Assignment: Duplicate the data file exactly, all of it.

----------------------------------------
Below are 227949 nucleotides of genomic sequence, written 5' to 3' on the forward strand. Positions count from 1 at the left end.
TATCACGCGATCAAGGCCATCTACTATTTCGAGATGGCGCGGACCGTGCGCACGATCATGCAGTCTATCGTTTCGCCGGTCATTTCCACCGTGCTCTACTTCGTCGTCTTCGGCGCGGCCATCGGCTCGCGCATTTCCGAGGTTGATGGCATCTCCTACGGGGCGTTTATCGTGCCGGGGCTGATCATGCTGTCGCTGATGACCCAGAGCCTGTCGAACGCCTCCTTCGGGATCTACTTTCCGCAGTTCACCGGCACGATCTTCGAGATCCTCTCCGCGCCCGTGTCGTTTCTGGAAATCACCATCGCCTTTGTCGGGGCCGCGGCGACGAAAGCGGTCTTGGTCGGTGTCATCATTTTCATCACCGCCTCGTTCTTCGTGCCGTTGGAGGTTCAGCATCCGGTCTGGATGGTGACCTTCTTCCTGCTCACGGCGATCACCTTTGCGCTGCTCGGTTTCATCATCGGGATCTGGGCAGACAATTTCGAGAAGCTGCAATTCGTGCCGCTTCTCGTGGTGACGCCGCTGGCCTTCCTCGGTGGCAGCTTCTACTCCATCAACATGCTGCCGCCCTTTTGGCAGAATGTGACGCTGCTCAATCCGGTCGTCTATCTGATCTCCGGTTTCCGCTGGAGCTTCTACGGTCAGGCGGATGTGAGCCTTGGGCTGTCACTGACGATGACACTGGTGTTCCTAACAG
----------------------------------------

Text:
Below are 227949 nucleotides of genomic sequence, written 5' to 3' on the forward strand. Positions count from 1 at the left end.
TATCACGCGATCAAGGCCATCTACTATTTCGAGATGGCGCGGACCGTGCGCACGATCATGCAGTCTATCGTTTCGCCGGTCATTTCCACCGTGCTCTACTTCGTCGTCTTCGGCGCGGCCATCGGCTCGCGCATTTCCGAGGTTGATGGCATCTCCTACGGGGCGTTTATCGTGCCGGGGCTGATCATGCTGTCGCTGATGACCCAGAGCCTGTCGAACGCCTCCTTCGGGATCTACTTTCCGCAGTTCACCGGCACGATCTTCGAGATCCTCTCCGCGCCCGTGTCGTTTCTGGAAATCACCATCGCCTTTGTCGGGGCCGCGGCGACGAAAGCGGTCTTGGTCGGTGTCATCATTTTCATCACCGCCTCGTTCTTCGTGCCGTTGGAGGTTCAGCATCCGGTCTGGATGGTGACCTTCTTCCTGCTCACGGCGATCACCTTTGCGCTGCTCGGTTTCATCATCGGGATCTGGGCAGACAATTTCGAGAAGCTGCAATTCGTGCCGCTTCTCGTGGTGACGCCGCTGGCCTTCCTCGGTGGCAGCTTCTACTCCATCAACATGCTGCCGCCCTTTTGGCAGAATGTGACGCTGCTCAATCCGGTCGTCTATCTGATCTCCGGTTTCCGCTGGAGCTTCTACGGTCAGGCGGATGTGAGCCTTGGGCTGTCACTGACGATGACACTGGTGTTCCTAACAG